a 00 




Milan 








Pewee Valley 


5 00 


9Z 00 


Milford 


zoa 23 


40 00 


359 63 


Pisgah 






Mt. Clemens 


3* 00 




53 50 


Plum Creek 






Norris 


a 00 




7 75 


Princeton, ist 


I* 00 


30 2X 


Northville, zst 


34 48 


4 05 


40 40 


2d 






Plainfield 


8 00 






Salem 






Plymouth, ad 


3 36 


6 60 




Shelbyville, ist 


8 57 


5486 


Pontiac 


73 ax 


855 


X58 08 


South CarroUton 






Port Huron 














Saline 
South field 


464 


Xt 3X 






3X5 48 


890 79 




Piy of Trantylvania, 




South Lyons 
Springfield 


9806 




a8 7S 


Barbourvville 






Stony Creek 
Unadilla 


za 4X 




4X XO 


Bethel Union 






5 «> 






Boyle 






White Lake 








Burkesville 






Wing •* 








Columbia 


X5 00 


5 00 


Wyandotte 






3> 


Concord 






Ypsilanti 
Miscellaneous 


73 SO 


8 95 


5x5 80 


Danville, ad 


xoo 00 


35 00 zs8 02 






36 10 


Dicks River 
East Berastadt 
















xo 00 


4 


,262 '5a 


303 87 


4,6c>z 48 


Ebenezer 














Edmonton 






Pby 0/ Flint. 








Greensbu^ 
Hanging Fork 
Harlan 






Argentine 
lirockway 


7 00 
a 00 


5 xo 




Harmony 
Harrodsbuig 
Knox 
Lancaster 






Bruce 








3« 00 


44 34 


Bingham 
Had Axe 


3 00 

4 00 




X486 


5 00 




Brookfield 








Lebanon, zst 

LiviUKston 

Manchester 




40 00 
Z4 00 


Bethel 

Caseville 

Caro 


x6 00 


xo 00 


34 50 


Meaux Chapel 






Cass City 
Columbia 








Paint Lick 

Richland 

Richmond 


16 50 




Corunna 
Croswell 
Denmark 


1578 


873 




Sunford 


167 50 




Elk 
Flint 
Flushing 
Fenton 


3840 
iz 00 




35 55 




35 CO 273 36 










Flynn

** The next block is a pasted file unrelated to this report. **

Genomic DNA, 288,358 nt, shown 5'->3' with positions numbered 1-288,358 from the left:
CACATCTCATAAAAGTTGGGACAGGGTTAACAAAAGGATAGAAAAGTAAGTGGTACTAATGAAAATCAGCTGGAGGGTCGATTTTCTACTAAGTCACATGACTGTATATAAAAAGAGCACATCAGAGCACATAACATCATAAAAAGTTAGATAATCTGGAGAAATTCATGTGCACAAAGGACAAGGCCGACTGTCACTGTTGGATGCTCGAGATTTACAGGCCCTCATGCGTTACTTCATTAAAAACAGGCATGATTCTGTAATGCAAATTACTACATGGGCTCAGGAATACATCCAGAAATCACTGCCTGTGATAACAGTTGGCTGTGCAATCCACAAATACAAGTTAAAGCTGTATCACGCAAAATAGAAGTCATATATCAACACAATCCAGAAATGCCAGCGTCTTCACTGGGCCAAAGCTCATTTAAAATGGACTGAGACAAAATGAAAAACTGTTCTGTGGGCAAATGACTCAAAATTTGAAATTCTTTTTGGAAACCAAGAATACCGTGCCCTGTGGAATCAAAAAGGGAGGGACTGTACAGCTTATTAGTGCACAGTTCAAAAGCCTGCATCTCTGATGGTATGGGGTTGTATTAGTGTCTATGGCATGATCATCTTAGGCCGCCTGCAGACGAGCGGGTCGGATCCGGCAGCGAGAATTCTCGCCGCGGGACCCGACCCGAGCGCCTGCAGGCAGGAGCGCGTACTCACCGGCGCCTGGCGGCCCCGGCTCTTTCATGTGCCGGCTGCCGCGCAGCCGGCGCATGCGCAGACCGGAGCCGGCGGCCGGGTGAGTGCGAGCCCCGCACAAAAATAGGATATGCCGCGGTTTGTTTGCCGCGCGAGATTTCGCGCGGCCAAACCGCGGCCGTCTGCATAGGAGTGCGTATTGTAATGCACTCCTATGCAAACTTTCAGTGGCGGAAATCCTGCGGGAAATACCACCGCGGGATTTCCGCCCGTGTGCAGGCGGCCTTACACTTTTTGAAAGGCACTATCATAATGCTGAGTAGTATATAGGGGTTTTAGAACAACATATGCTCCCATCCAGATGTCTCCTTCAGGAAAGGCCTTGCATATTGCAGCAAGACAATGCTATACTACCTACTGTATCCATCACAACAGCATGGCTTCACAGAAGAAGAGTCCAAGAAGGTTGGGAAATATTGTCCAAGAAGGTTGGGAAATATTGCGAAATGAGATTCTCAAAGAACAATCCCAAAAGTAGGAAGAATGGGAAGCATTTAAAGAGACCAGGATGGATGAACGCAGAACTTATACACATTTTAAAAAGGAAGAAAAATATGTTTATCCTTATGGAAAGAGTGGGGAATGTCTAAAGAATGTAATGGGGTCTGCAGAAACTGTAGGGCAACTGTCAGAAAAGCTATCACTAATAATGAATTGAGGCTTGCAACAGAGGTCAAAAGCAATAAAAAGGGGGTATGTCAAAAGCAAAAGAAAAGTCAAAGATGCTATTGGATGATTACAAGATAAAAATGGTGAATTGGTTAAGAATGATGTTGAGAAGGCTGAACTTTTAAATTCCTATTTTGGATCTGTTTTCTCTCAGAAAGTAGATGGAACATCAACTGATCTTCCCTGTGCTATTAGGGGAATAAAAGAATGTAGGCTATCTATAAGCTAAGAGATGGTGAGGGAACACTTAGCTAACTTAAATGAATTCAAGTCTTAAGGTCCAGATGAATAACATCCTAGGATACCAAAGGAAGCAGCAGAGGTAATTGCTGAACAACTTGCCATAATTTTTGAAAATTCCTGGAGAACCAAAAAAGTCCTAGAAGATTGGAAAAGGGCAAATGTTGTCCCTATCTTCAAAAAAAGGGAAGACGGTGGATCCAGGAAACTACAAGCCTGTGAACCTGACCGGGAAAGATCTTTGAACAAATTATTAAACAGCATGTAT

SYNOD OP MICHIGAN. 




Frascr 








Pby 0/ Detroit. 




Fort Gratiot 
Fremont 


xa 75 

a 00 






Alpena 






Ga'nes 


a 00 






Ann Arbor 


40 20 


229 71 


Grindstone City 








Birmingham 


zo 00 


38 50 


Knox 








Brii^hton 


3 00 


19 00 


Linden 


4 03 






Canton 






Lapeer 


40 85 




X8S 03 


Dearborn 






Lamotte 


a <xj 






Detroit, xst 


X89 22 


686 88 


Mundy 


9 00 






" 2d ave 




153 00 


Marlette, xst 


xo 00 




4 00 


" 3d ave 


131 13 


56 78 


■' 2d 


3 00 






" Baker City 




Morrice 


zz 00 




x8 30 


" Calvary 
" Central 




140 82 


Otter Lake 








39 93 


25 00 


Port Austin 








" Cove- 






" Hope 








nant X 


,023 50 


36 60 30 00 


»' Huron 








" Fort st 


994 96 


990 00 


Sand Beach 


7 36 


5 00 




'* Ham- 






Soulc 








tramck 


15 00 


35 00 


Vassar 


8 55 




32 00 


" Jefferson 
ave 


728 00 




Verona 


2 00 
















** Memorial 


49 75 


35 00 Z7X 51 




3Z0 69 


28 83 


aS4 X3 



Digitized by VjOOQIC 



SYNOD OF MICHIGAN. 



243 



Phy of Grand Rapids. 
Bis Rapids, West- 
minster 6 37 
Evart 8 00 
Fcnysburg 

Grand Haven 46 64 

^ Rapids, ist 41 50 
** ** Imman. 5 00 
" ** Mis'n 

Wood 10 so